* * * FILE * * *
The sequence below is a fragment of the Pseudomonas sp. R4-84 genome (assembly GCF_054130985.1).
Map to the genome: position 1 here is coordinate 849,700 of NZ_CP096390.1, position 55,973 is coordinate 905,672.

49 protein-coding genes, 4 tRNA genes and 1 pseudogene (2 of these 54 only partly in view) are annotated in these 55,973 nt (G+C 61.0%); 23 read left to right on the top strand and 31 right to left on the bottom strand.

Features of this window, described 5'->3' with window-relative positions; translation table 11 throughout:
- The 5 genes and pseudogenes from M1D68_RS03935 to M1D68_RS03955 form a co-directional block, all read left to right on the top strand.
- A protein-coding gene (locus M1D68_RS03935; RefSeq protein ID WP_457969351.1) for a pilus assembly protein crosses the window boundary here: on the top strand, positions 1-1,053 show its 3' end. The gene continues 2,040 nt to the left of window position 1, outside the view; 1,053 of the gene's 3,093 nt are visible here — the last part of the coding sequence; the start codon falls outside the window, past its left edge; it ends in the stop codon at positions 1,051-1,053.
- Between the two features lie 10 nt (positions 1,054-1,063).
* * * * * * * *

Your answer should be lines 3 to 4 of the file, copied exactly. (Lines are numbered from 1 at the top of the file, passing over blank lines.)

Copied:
49 protein-coding genes, 4 tRNA genes and 1 pseudogene (2 of these 54 only partly in view) are annotated in these 55,973 nt (G+C 61.0%); 23 read left to right on the top strand and 31 right to left on the bottom strand.

Features of this window, described 5'->3' with window-relative positions; translation table 11 throughout: